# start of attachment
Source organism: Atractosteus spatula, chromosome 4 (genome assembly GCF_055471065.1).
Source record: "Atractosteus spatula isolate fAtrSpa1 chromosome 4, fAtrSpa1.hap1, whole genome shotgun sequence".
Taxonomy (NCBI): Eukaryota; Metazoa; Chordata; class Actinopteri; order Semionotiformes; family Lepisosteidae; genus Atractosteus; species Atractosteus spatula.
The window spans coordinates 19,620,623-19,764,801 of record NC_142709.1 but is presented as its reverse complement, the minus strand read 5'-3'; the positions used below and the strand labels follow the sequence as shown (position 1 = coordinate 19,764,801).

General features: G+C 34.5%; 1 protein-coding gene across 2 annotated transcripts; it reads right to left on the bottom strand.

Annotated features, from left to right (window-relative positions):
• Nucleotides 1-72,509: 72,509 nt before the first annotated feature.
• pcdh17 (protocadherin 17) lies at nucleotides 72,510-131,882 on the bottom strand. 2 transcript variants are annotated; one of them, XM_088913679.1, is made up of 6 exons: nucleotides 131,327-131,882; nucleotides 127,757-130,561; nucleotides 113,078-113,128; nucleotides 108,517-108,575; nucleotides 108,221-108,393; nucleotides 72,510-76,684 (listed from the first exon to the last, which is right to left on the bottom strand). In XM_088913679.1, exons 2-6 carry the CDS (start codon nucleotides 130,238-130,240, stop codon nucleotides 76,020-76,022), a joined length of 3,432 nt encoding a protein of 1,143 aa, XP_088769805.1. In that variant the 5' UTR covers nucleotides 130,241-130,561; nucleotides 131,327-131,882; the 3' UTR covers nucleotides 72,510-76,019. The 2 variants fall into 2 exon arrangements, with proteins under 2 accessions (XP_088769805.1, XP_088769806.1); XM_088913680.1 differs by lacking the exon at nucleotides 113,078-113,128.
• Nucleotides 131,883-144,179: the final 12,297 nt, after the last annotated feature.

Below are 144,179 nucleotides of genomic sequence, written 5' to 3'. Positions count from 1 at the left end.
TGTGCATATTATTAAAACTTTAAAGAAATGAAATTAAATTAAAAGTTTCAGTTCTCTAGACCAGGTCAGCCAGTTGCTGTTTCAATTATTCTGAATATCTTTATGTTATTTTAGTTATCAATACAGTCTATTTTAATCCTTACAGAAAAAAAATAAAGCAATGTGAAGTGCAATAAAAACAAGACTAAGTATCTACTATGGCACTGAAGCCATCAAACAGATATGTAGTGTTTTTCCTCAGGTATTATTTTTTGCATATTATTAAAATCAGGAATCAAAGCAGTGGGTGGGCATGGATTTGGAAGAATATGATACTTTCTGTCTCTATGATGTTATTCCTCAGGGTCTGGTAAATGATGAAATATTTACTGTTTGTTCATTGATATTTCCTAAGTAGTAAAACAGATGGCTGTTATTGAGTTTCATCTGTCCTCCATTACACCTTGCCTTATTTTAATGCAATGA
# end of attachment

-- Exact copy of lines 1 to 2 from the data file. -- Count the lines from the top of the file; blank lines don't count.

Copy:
Source organism: Atractosteus spatula, chromosome 4 (genome assembly GCF_055471065.1).
Source record: "Atractosteus spatula isolate fAtrSpa1 chromosome 4, fAtrSpa1.hap1, whole genome shotgun sequence".